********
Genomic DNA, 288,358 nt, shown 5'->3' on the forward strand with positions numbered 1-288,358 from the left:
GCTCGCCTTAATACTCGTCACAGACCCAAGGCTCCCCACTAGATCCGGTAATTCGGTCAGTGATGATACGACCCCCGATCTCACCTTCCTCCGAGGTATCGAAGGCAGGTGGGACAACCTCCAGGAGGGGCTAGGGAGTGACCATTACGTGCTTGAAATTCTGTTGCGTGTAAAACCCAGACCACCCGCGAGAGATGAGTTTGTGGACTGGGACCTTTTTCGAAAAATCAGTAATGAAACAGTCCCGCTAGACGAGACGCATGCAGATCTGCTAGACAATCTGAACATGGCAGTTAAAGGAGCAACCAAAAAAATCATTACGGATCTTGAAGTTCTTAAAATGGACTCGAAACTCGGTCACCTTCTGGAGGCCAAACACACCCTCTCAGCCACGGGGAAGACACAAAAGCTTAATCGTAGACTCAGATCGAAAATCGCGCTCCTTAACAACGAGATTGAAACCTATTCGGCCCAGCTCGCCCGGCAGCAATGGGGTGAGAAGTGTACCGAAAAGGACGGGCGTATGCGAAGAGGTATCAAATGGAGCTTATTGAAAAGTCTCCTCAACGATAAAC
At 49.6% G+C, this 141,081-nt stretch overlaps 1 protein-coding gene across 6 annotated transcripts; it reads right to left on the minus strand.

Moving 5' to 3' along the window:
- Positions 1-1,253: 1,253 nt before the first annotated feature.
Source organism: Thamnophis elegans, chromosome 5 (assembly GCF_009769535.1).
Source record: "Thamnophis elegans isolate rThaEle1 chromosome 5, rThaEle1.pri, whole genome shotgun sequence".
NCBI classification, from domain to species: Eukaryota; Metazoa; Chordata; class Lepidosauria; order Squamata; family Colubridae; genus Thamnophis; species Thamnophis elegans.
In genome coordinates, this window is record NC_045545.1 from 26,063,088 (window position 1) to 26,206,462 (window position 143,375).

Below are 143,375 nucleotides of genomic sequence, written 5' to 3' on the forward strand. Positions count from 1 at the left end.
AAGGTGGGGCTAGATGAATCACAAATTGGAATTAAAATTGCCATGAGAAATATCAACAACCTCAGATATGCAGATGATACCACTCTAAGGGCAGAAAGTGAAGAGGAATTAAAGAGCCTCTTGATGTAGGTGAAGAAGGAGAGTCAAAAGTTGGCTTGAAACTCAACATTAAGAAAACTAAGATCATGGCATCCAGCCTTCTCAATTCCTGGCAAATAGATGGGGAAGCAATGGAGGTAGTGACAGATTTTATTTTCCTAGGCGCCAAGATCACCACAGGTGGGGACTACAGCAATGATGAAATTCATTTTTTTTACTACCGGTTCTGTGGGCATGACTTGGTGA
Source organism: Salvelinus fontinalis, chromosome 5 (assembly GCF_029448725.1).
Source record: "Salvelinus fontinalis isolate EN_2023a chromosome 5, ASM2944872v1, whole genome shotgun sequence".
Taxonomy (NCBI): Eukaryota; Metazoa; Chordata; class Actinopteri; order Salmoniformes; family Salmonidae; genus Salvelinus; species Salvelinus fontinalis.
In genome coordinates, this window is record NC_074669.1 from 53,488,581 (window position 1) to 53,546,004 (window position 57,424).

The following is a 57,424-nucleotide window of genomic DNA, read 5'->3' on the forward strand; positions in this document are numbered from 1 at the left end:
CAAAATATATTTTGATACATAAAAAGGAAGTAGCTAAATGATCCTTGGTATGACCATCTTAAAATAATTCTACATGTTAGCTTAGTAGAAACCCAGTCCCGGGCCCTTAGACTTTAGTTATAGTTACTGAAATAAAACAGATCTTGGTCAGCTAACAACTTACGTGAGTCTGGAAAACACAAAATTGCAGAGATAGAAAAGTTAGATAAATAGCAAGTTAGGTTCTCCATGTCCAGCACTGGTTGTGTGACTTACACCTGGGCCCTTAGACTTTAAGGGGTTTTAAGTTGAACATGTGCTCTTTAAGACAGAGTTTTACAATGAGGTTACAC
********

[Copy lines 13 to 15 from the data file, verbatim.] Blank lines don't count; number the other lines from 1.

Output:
Source record: "Salvelinus fontinalis isolate EN_2023a chromosome 5, ASM2944872v1, whole genome shotgun sequence".
Taxonomy (NCBI): Eukaryota; Metazoa; Chordata; class Actinopteri; order Salmoniformes; family Salmonidae; genus Salvelinus; species Salvelinus fontinalis.
In genome coordinates, this window is record NC_074669.1 from 53,488,581 (window position 1) to 53,546,004 (window position 57,424).